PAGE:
Bushfires: Australia going European?
The bushfires in Australia have claimed at least 27 human lives and according to estimates killed more than a billion animals since October. Australian Prime Minister Scott Morrison, who until now had fiercely defended the coal industry, has announced the introduction of new measures to reduce CO2 levels. Commentators discuss what can be done to prevent such disasters and what role Europe can play.
Disasters open our eyes
The longer the fires burn in Australia, the more climate change deniers lose their credibility, columnist Bert Wagendorp writes in De Volkskrant:
“Even Prime Minister Scott Morrison is now advocating measures to reduce CO2 emissions even though this goes against the interests of the world's largest coal exporter. There have long been signs that Australia is at the forefront of climate change, including summer temperatures of around 50 degrees. But it's only now that there is a growing conviction down under that the rising temperatures are not only reducing huge swathes of land to ashes, but also slowly but surely making the country uninhabitable. Maybe it takes major disasters for us to admit that something is really wrong.”
Campaign for climate protection in trade
Brussels has been negotiating a trade agreement with Australia since 2018. Writing in Le Soir, environmental lawyer Nicolas de Sadeleer warns the EU not to betray its values:
“The institutions of the European Union (unlike Ceta, the future trade agreement provides for exclusive EU competence) must ensure that both partners respect the values laid down in the EU founding treaties. These include sustainability and the fight against climate change. It's now up to our minister of international trade, who sits on the EU Council of Ministers, as well as the MEPs who will eventually vote on the trade agreement, to ensure that these values are taken seriously. The credibility of Europe's policy outlined in the recently presented Green Deal is at stake.”
Green-washed EU has no influence
Without specific instruments the EU Commission's Green Deal is unconvincing and therefore unattractive, warns Bernard Cassen, former editor-in-chief of Le Monde Diplomatique, in Le Courrier:
“The intention is laudable but it contradicts the dogmas underlying the EU. You can't promote the capitalist logic of 'more and more' - even if it's been given a green coat of paint - while at the same time calling for just and sustainable use of the earth's resources, which are 'finite' in the mathematical sense. You also can't insist on energy-saving measures while at the same time promoting the transport of goods through free trade agreements. ... The EU hasn't given itself the means - in particular protectionist measures - that would allow it to play the global role it aspires to. ... It has to choose between neoliberalism and protecting the planet.”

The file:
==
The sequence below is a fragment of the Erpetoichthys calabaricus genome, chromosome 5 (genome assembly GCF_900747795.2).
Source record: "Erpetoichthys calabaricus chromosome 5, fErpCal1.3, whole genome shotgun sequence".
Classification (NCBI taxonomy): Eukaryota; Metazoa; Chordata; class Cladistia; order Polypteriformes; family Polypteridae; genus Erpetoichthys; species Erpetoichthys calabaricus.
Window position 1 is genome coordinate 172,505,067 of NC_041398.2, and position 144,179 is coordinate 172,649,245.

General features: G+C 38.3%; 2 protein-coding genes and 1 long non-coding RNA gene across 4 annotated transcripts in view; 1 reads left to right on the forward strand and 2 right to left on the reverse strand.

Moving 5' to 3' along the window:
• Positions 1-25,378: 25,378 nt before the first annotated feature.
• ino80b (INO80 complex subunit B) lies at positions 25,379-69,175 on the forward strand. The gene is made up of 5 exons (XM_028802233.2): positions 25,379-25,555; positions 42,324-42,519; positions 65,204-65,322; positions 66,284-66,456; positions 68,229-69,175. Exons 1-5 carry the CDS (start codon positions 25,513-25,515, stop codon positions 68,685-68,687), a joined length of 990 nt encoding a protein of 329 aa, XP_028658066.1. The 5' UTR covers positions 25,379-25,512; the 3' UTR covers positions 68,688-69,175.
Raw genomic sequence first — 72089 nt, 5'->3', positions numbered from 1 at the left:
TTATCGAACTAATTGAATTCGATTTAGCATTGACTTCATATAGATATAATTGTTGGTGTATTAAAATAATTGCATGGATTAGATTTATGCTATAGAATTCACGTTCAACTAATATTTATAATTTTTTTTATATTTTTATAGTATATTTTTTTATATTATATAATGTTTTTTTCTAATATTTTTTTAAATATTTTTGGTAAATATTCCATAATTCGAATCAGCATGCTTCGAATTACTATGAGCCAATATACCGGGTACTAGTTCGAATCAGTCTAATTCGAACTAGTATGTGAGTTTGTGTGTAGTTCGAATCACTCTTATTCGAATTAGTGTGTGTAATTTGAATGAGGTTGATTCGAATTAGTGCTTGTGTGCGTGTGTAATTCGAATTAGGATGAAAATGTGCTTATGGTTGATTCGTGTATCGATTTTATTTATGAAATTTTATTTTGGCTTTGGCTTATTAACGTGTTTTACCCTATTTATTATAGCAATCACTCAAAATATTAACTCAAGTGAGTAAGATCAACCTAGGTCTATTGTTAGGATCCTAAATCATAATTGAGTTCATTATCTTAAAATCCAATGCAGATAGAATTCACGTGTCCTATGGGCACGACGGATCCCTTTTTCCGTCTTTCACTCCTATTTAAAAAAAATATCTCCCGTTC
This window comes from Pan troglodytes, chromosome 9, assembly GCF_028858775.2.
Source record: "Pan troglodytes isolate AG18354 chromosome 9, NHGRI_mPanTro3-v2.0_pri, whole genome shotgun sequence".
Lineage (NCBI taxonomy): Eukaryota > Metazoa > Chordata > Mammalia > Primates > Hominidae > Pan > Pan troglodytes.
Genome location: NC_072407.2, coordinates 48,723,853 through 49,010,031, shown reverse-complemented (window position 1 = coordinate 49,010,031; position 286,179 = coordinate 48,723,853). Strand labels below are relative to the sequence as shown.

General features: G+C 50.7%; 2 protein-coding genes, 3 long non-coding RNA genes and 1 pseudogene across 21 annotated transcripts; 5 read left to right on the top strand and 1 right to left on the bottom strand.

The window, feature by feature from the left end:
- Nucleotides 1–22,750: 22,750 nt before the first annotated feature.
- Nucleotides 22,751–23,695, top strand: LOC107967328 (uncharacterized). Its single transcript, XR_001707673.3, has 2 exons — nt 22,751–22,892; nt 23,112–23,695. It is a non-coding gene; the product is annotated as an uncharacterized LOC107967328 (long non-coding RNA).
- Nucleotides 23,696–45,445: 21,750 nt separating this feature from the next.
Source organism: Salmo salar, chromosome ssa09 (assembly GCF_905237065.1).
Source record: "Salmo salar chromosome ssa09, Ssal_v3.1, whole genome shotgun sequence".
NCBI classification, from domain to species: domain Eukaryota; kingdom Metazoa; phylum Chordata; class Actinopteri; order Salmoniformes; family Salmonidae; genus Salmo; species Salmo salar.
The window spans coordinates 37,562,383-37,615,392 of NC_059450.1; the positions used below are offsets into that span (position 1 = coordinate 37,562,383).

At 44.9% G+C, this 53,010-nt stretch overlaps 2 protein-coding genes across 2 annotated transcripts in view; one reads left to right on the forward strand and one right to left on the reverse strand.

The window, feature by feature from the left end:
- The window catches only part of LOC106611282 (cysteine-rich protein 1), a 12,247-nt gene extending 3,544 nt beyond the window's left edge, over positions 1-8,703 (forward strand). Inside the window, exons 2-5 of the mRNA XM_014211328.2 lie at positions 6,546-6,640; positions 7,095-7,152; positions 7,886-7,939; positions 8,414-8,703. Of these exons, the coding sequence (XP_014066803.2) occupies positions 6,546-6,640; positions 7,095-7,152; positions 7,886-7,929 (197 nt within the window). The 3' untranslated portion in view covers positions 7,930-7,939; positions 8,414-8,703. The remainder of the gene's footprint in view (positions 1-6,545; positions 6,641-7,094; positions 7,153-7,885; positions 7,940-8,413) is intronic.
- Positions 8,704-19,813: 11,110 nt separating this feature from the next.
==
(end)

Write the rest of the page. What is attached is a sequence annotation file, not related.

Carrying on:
Climate change can't be exported
Australia is hurting its own interests with an economic policy based on coal exports, Savon Sanomat believes:
“Australia is one of the major CO2 exporters, and according to Prime Minister Scott Morrison it will stay that way. In theory the consequences of activities that are harmful to the climate can be outsourced to the rest of the world. Sometimes, however, the risks also become a reality at home. That's also why it would be in Australia's interest to strive for a climate neutral world.”
Reckless disregard for the obvious
The Guardian also believes that Australia is knowingly heading towards disaster:
“The prime minister has pledged to maintain Australia's position as a world-leading coal exporter. The country's energy minister, Angus Taylor, has suggested that countries like Australia cannot single-handedly have a meaningful impact on global emissions when countries such as China and India fail to follow suit. That is a counsel of despair. It is also one that is culpably inadequate, coming from a minister whose country is getting hotter, dryer and more dangerous as each year goes by. ... The crisis unfolding on his watch is unprecedented. His reckless disregard for the principal cause must cease.”
Prevent disaster now!
The fires show what happens when urgent environmental problems are put on the back burner, the taz admonishes:
“The hotter and drier it gets, the stronger the winds become, and the more flammable the forests are, the more devastating the bushfires become. ... The word 'pyrozene' is already circulating: the 'age of fire'. But this age is not coming upon us without our being able to do anything to stop it. We are bringing it on ourselves by burning coal, oil and gas. ... The fires in Australia are smoke signals from the future. There and everywhere it's crucial to formulate clear regulations to prevent a major disaster - and to implement them seriously, even against the resistance of politicians, lobby groups and industry.”